Mary, Queen of Scotland and the IslesBook cover for Mary Queen of Scotland and the Isles by Margaret George by Margaret George: I’ve read quite a few books about Mary Queen of Scots, but George’s book is my favorite. It’s no mean feat to make it through the book in its entirety – it’s pretty hefty, with close to 900 pages and a hearty dose of historical details. Historical minutiae can be hit or miss for me, but George uses it to spin such a complex, believable picture of Mary and the people, culture, and times surrounding her that I was enrapt.

Outlander Book cover for Outlander by Diana Gabaldonby Diana Gabaldon: Outlander is one of those rare books that not only lives up to, but exceeds all of the hype surrounding it. I’m not usually big on time travel books, nor on adult fiction, but this tale of a World War II nurse who’s magically transported to the Scottish highlands in the 1740s is phenomenal. As great as the book is, the TV adaptation on Starz is even better. I’m utterly obsessed, and waiting for the release of Season 3 will likely be the death of me.

An Earthly Knight Book cover for An Earthly Knight by Janet McNaughtonby Janet McNaughton: This was the first – and, so far, best – retelling I’ve read of the Scottish legend The Ballad of Tam Lin. It tells of the story of young Jenny, the daughter of a 12th-century nobleman, who falls in love with a mysterious young man and must free him from the clutches of the Queen of the Fae. Like many of the other books on the list, it’s also chock-full of awesome historical information.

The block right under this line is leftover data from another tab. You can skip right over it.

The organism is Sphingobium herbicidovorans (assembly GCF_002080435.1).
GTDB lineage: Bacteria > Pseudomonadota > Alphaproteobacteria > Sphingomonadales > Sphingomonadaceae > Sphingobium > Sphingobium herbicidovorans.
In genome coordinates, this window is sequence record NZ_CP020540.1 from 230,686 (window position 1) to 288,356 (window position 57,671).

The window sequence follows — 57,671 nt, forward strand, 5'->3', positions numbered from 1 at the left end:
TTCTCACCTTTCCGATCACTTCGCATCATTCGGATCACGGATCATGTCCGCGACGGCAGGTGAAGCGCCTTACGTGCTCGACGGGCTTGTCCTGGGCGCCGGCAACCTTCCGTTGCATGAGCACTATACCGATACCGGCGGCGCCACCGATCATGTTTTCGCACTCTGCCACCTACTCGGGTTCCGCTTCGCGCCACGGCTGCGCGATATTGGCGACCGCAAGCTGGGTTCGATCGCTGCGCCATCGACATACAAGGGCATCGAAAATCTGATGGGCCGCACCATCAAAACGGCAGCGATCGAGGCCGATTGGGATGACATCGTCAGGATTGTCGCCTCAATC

Book cover for The Dark Missions of Edgar Brim by Shane PeacockThe Dark Missions of Edgar Brim by Shane Peacock: I just started reading this novel a few days ago, so I can’t speak to much of the plot. It’s got a deliciously strange, gothic feel, though: a grim, imposing school on the mist-covered Scottish moors; eccentric professors who take a ghoulish interest in grisly murders and the occult; and a young boy for whom stories literally come alive, for better or worse. I can’t wait to see what else this book has in store!

I hope you’ve enjoyed this introduction to novels set in Scotland! Don’t forget to continue your bookish journey around the world by stopping by to visit the other members of the Red Team!

Review: Anna and the French Kiss by Stephanie Perkins

Anna and the French Kiss Book Cover Anna and the French Kiss
Stephanie Perkins

Anna is looking forward to her senior year in Atlanta, where she has a great job, a loyal best friend, and a crush on the verge of becoming more. Which is why she is less than thrilled about being shipped off to boarding school in Paris--until she meets Étienne St. Clair. Smart, charming, beautiful, Étienne has it all...including a serious girlfriend.

But in the City of Light, wishes have a way of coming true. Will a year of romantic near-misses end with their long-awaited French kiss?

Review:

I finally get why Anna and the French Kiss keeps popping up on so many Top Ten Tuesday lists – it’s wonderful! I was a little worried that it wouldn’t live up to all of the hype, but it really is a great book. I stayed up until midnight last night to finish it, and despite being exhausted this morning I still have a smile on my face from the experience.